|KeePass is a lightweight, open-source password manager or safe.|
|This password manager encrypts your passwords for storage in a database "vault."|
|Portable password management options include saving KeePass to a USB flash drive for use on public computers.|
|KeePass helps you create strong, secure passwords by using random password-seeding techniques.|
As a security administrator, you might have to keep track of passwords to many different systems, but storing them in a spreadsheet or simple database isn't the most secure solution. A better alternative is a password manager or safe, which securely stores passwords in a separate, encrypted file. KeePass Password Safe is an open-source password manager that's feature-rich, multiplatform, and easy to use. Let's take a look at how KeePass works and how to get started using it—you might decide that this is a tool well worth having.
How KeePass Works
Certain OSs such as Windows Vista and Mac OS X include features to remember passwords, and OS- or application-based password safes generally remember the context-based user credentials (such as a password in a Web browser) on that computer. However, KeePass goes beyond just remembering the passwords that you frequently use. It’s a lightweight program that lets you securely store access credentials for lookup when needed. Think of it as a vault for storing all sorts of different passwords and related information such as a username, the name of a Web site, and even an attachment.
KeePass stores sensitive information in a single database file encrypted by using the highly secure Advanced Encryption Standard (AES) and Twofish algorithms. KeePass keeps passwords encrypted while they're used in memory, so if your OS caches memory to disk, your passwords remain encrypted. The program also includes a secure mechanism for creating random, strong passwords from a seed you generate by creating random input such as wiggling a mouse or pressing keys. This process helps to ensure a truly random password. These types of security mechanisms are a testament to the KeePass development team's emphasis on security.
KeePass is open source and the KeePass development team invites users (or critics) to inspect the program's code to confirm that the security algorithms and features are coded properly. This exposure to scrutiny—not possible with closed or proprietary software—also helps reduce the possibility of vulnerabilities due to coding errors.
Getting Started with KeePass
Download the KeePass installation package or C++ source code from the KeePass Web site (http://www.keepass.info). I tested KeePass 1.06. The entire application is contained within a single executable file, keepass.exe. The installer package includes a Help file and completes common installation tasks such as copying keepass.exe into All Programs and adding the program's icon to the desktop.
KeePass ports and builds are also available for Pocket PC, Linux, Mac OS X, and Palm OS. You can download a portable version so that if you launch it on a public computer by using a USB flash drive, CD-ROM, or other mobile media, it won’t leave sensitive files or data behind on that computer. The program also supports third-party plug-ins and extensions. Some plug-ins let you import data into KeePass from a variety of other password safes or back up your KeePass database at regular intervals, such as when you open or exit the program. Note that adding third-party software to KeePass introduces new code and functionality, which could contain vulnerabilities, spyware, or other malicious software, so make sure you trust the plug-ins that you add. If you use another password vault or store your passwords in a text file or spreadsheet, KeePass lets you import passwords using comma-separated value (CSV) or XML files.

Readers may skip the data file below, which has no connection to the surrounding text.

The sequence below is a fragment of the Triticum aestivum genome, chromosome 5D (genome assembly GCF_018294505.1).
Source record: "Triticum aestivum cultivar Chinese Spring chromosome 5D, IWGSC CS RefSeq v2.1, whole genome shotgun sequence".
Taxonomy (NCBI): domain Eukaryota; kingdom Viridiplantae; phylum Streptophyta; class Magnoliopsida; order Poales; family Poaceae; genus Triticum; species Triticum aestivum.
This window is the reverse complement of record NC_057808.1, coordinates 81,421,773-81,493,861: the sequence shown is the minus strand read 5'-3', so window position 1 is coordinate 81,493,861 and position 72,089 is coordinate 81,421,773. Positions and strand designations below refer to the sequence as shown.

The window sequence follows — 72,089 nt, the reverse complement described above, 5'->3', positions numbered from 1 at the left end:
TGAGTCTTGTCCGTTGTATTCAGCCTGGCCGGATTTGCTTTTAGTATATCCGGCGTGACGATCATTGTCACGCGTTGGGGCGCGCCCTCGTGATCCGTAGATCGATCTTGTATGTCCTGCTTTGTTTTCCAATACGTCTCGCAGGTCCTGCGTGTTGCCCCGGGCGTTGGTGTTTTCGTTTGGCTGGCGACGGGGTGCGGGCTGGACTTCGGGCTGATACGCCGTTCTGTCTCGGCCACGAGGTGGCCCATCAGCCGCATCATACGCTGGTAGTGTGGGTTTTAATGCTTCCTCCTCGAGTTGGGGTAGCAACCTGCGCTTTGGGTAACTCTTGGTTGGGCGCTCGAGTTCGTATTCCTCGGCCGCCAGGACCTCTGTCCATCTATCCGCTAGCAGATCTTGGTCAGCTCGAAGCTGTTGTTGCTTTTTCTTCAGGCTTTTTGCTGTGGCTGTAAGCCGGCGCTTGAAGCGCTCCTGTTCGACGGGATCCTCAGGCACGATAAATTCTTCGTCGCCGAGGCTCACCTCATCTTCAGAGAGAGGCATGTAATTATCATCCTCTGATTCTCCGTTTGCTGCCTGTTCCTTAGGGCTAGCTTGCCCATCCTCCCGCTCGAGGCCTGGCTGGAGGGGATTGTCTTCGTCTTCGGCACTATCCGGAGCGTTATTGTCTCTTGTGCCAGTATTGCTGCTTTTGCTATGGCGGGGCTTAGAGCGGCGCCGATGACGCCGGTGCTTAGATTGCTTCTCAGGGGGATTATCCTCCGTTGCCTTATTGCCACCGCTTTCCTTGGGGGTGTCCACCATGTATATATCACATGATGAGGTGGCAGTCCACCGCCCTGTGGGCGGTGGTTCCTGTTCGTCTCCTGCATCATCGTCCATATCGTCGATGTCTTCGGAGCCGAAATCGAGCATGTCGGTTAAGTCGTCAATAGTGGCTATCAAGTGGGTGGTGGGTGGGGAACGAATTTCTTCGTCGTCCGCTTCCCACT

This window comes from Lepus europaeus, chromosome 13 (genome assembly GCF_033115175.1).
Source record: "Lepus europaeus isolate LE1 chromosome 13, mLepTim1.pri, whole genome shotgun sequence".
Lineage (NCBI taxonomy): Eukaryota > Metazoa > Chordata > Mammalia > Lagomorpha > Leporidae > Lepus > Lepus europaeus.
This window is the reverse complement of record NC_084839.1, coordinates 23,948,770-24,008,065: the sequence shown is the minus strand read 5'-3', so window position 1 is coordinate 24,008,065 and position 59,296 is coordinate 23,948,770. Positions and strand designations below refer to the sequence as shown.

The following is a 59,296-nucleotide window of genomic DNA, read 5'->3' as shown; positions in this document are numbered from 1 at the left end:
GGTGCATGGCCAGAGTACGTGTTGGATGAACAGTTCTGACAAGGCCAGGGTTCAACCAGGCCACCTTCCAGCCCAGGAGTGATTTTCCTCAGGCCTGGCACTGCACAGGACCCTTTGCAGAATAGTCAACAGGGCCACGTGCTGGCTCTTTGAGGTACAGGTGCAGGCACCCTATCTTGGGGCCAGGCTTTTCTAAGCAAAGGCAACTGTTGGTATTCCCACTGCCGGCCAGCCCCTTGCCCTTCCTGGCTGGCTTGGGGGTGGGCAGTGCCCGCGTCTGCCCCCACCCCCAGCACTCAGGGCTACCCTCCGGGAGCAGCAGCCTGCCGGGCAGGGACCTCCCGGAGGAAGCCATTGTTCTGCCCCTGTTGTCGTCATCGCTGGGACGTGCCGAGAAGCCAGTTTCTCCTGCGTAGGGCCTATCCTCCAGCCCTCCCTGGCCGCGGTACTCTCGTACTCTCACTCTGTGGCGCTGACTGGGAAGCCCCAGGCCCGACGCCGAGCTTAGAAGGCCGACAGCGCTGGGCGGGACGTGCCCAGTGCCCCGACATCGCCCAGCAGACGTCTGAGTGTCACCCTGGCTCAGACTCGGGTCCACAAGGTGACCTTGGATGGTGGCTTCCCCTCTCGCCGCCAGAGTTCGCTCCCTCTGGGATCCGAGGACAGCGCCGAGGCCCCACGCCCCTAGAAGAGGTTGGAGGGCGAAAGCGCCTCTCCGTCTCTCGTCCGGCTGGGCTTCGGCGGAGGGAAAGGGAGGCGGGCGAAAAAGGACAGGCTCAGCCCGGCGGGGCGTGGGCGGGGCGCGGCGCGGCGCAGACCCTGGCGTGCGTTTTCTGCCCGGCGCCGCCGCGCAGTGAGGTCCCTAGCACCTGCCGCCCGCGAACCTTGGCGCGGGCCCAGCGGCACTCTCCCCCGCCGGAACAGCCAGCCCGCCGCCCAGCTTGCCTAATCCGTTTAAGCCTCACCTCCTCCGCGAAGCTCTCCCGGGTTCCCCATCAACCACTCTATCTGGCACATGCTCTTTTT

The first time you open KeePass, click File, New to create a new password storage database. Next, create your master key. The master key decrypts your database, so choose a master password that you’ll remember and that's appropriately secure to you. If you forget this password, your data will be forever encrypted and effectively lost. You can also specify a certificate located on a drive, such as a USB drive, for two-factor authentication. When enabled, for example, KeePass might require that you type in a password and insert a USB drive containing a key file, which are both used to decrypt your database. Ultimately, your decision whether to use the certificate option or multifactor authentication will depend on the sensitivity of your data and your need to access it easily.
Figure 1 shows the KeePass UI, which is intuitive to use. The left pane shows a hierarchy of password groups that you can create to suit your organization. For example, you can separate finance server passwords from Help desk passwords, or one domain from another. Organizing password groups makes it easy to browse to an item and also search for a title, URL, note, or other information. Just type the username, site name, or note keyword to search your vault for matching records. The right pane shows the members of a password group, and the bottom pane shows details about the selected item—in this example, details about the Administrator password record. Double-click a password record entry to open the Edit Entry window, which Figure 2 shows, where you can view and edit that record's properties. By default, the password isn't visible and remains secure; however, you can double-click the password to copy it to the clipboard for easy insertion into a logon password field, or click the button that resembles an ellipsis (…) to reveal the password in clear text.
Too Good to Pass Up
Overall, the program's features are well thought out, very robust, and easy to use. The availability of the source code, the fact that KeePass is free, and its extensibility through plug-ins make the program too good to pass up as a secure, easy-to-use method for storing sensitive information.